Santa on good governance

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Santa Claus is known globally for his — yes, his is still a male preserve — penchant for grunting his massive bulk through chimneys, including, miraculously, the narrow outlets of smokeless challahs, into homes to bestow gifts on sleeping children.

Santa the original behavioural economist

He is the original behavioural economist, grading gifts by the quality of a child’s behaviour over the past year as closely monitored by his elves and a microscopic drone hovering unseen wherever the children live. His mystique is enduring. Even young adults wait eagerly for this time of the year, including in godless and non-Christian countries, such as China.

Back home, the Narendra Modi government celebrates Christmas Day as Good Governance Day because it is also the birth anniversary of the late Atal Behari Vajpayee. This is appropriately contextual. After all, Santa lives in Lapland, is white and makes his reindeer fly, though their contract with “the maker” is only for terrestrial transport. Also, who knows if he pays minimum wages to his elves — though they do look ruddy and seem as happy as him.

Global governance deficits  turn Santa grump this Christmas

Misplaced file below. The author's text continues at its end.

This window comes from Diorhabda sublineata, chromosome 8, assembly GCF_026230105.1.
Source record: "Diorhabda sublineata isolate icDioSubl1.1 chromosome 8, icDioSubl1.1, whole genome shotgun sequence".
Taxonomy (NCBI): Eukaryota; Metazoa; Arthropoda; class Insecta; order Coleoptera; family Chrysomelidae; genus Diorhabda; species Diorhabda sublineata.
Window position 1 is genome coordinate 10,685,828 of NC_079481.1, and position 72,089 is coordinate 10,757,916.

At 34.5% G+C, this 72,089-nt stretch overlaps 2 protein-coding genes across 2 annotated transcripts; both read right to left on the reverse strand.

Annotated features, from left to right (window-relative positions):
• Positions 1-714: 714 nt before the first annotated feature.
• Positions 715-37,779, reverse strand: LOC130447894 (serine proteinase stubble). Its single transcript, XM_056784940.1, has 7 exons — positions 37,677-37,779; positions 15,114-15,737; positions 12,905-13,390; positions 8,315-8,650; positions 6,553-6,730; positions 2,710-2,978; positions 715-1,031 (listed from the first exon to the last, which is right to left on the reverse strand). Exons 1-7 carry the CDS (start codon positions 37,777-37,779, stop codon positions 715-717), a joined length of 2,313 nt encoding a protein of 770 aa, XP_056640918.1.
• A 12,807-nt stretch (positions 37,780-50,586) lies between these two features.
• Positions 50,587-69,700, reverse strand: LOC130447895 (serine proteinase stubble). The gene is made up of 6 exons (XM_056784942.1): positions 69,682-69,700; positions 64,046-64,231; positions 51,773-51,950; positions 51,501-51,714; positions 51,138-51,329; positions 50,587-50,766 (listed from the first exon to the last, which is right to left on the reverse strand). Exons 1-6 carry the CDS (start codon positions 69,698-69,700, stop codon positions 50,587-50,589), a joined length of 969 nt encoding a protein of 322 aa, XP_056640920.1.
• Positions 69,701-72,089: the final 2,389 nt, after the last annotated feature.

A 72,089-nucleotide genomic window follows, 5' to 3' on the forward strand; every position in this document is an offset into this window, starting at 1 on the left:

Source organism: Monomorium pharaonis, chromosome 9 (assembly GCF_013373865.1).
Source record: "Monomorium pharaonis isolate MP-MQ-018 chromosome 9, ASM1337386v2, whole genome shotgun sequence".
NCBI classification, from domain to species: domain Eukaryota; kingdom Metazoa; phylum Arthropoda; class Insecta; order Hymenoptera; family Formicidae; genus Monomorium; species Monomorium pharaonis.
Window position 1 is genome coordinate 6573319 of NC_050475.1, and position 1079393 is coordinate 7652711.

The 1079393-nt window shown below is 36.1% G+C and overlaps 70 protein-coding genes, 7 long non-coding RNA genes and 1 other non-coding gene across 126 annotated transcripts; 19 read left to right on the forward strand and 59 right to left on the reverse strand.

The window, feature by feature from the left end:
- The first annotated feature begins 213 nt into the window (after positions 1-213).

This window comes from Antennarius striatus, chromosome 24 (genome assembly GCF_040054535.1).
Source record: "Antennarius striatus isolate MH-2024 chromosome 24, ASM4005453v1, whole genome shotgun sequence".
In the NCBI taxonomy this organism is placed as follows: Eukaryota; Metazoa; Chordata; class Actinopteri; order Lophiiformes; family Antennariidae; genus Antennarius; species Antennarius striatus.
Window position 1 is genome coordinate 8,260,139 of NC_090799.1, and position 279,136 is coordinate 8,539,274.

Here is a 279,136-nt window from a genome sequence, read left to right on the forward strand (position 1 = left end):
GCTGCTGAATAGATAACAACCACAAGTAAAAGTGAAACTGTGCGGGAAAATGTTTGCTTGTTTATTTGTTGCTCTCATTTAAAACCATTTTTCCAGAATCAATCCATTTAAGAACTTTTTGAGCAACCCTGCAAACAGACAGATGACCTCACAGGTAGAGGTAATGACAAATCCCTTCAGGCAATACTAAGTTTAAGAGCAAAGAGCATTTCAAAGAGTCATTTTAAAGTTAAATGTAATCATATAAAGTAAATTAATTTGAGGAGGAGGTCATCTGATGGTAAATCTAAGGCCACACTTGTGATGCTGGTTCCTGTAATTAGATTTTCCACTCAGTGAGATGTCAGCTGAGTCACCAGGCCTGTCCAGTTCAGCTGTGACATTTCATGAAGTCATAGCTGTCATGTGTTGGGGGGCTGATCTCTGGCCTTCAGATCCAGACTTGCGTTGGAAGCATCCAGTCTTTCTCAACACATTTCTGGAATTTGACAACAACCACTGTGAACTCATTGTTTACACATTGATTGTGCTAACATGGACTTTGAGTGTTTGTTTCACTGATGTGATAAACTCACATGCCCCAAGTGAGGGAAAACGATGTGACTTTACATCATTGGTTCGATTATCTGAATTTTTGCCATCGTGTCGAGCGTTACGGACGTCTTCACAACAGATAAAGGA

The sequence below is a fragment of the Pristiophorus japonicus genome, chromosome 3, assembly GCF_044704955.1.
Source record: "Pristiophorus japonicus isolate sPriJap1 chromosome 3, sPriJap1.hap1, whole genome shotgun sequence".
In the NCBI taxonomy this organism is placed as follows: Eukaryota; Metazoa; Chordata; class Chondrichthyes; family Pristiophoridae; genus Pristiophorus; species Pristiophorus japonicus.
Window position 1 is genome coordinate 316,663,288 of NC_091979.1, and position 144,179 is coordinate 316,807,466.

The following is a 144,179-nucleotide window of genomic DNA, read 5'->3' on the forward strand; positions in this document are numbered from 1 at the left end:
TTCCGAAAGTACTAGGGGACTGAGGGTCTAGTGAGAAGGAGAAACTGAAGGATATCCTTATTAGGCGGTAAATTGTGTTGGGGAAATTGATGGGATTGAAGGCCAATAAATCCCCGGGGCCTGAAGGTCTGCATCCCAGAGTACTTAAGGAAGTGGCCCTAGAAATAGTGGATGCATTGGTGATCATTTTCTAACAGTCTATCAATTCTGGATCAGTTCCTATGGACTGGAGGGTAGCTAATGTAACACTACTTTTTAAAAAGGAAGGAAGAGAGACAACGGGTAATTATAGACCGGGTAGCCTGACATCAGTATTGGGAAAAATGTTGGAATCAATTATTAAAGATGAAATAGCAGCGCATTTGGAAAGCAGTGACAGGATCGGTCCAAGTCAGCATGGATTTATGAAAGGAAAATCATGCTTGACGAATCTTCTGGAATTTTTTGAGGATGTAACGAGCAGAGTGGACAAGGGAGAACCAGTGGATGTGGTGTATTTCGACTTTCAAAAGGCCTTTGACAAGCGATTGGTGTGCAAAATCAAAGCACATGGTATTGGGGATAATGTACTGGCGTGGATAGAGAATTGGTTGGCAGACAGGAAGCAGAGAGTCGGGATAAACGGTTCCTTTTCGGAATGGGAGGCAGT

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This year Santa is visiting India betwixt elections when good governance is generally put on ice. Globally, all democracies — including the United States at present — seem intent on showcasing their governance deficits even as Santa visits. Such is the global decline in democratic governance that even dodgy regimes, such as China and Russia, appear stable and mature in comparison.

India swings between two discrete governance models. One is democratically-decimated Britain. In that country, actually, only 10 million immigrants (15 per cent of its population) identify with being British. The majority of citizens identify themselves as being English, Scottish, Welsh or Irish. The second governance model is of crazily centrist China — where the Communist Party of China rules supreme as a refuge for the rich and a lifeline for ordinary folk.

Indian political parties more centrist than the CCP

Most of our political parties are centrist entities with dominant leaders who govern top downwards. The preferred power centre is New Delhi. This has been the norm for long, except for a few diehard, de-centralisers — the most prominent being a Fabian Socialist, south Indian Congress leader, who has travelled the world, except South India.